Communication among preschoolers with and without disabilities in same-age and mixed-age classes
Communicative interactions of preschool children with and without disabilities in classrooms of same or mixed ages were compared. Sixteen children with developmental disabilities (most with mild or moderate mental retardation) and 32 children without disabilities between 1.5 and 4.5 years of age were randomly assigned at the beginning of the school year to either a same- or mixed-age grouping of 6 children. They were observed 6 months later interacting with classmates in a standard free-play environment. Results showed that children in mixed-age classes took more turns in conversations with partners with disabilities than did children in same-age classrooms. They also received more turns from their partners with disabilities, which were more often responses than initiations in the mixed-age as compared to same-age classes. In contrast, during communicative interactions with partners without disabilities, children in both types of classes did not significantly differ in number or types of turns. Children of a similar developmental level also had similar communicative interaction styles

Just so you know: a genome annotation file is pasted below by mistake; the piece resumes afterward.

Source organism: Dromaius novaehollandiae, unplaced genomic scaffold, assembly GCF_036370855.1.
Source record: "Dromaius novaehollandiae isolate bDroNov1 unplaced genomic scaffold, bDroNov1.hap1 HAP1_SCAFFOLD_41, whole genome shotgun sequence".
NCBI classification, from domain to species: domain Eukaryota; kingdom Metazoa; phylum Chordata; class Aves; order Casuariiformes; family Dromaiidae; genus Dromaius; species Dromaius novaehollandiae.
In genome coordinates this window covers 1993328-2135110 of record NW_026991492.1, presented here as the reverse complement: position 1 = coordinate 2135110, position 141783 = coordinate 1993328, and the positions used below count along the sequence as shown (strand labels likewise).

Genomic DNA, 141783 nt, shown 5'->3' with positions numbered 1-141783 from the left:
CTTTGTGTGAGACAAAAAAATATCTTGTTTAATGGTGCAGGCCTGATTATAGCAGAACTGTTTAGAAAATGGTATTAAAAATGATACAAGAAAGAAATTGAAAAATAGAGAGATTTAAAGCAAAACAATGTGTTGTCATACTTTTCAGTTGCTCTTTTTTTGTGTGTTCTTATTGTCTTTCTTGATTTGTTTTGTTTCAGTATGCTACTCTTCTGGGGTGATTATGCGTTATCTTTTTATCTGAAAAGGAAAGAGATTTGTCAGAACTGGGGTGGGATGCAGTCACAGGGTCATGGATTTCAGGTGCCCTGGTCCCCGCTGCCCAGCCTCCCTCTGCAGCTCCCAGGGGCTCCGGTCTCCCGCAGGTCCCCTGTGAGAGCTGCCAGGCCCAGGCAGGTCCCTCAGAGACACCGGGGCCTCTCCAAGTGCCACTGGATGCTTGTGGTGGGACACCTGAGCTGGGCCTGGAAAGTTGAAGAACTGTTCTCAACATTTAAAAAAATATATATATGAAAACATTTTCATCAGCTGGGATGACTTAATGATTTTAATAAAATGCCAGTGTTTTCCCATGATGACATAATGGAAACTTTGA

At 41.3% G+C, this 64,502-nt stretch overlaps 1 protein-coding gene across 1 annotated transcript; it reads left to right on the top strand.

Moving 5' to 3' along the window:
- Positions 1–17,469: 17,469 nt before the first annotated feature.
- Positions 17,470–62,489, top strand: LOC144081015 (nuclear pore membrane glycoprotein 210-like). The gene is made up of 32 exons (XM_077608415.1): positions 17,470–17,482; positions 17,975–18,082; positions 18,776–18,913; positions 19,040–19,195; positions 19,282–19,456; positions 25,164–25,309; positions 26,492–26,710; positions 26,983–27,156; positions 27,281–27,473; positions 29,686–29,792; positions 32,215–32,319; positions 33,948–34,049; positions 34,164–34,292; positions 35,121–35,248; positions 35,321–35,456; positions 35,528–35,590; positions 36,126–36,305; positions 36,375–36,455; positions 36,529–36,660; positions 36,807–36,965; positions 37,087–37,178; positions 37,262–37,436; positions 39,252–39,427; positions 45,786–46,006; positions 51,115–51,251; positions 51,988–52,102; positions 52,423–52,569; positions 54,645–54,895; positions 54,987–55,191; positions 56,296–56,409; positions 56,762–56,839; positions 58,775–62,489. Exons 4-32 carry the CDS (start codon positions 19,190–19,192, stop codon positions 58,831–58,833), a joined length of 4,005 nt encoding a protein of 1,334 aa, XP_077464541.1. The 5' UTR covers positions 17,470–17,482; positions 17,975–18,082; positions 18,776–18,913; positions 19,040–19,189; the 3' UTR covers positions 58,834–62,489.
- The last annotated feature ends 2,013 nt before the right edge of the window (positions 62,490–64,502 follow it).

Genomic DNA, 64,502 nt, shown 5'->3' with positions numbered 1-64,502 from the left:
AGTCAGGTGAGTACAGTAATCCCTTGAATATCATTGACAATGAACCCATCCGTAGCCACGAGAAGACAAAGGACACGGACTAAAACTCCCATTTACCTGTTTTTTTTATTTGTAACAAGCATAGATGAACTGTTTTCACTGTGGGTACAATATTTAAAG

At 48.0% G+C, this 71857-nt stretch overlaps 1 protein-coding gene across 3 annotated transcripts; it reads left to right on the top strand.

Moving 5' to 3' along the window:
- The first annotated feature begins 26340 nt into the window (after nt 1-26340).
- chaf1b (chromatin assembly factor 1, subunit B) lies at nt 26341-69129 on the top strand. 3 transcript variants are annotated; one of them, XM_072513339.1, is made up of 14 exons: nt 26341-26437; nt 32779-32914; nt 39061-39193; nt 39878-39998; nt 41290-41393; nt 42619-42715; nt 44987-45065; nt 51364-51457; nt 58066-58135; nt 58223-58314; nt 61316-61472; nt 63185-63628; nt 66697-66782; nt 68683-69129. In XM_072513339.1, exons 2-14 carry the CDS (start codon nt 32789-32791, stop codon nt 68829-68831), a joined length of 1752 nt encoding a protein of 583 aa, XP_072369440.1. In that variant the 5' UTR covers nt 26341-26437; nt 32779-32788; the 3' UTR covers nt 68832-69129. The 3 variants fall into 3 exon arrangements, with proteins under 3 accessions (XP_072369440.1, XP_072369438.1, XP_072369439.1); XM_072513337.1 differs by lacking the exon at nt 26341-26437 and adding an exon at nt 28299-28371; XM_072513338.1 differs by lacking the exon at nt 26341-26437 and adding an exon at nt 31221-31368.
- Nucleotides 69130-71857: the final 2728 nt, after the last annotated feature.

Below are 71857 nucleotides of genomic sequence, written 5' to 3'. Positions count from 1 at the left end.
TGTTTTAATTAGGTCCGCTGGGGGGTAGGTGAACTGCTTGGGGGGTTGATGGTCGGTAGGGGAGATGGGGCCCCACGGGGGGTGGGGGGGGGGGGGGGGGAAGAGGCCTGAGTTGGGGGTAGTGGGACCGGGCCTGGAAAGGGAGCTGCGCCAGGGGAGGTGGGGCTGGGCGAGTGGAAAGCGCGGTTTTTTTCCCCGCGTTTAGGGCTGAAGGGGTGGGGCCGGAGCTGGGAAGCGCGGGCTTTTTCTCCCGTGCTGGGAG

Roberts, J. E., Burchinal, M. R., & Bailey, D. (1994). Communication among preschoolers with and without disabilities in same-age and mixed-age classes. American Journal on Mental Retardation, 99(3), 231-249.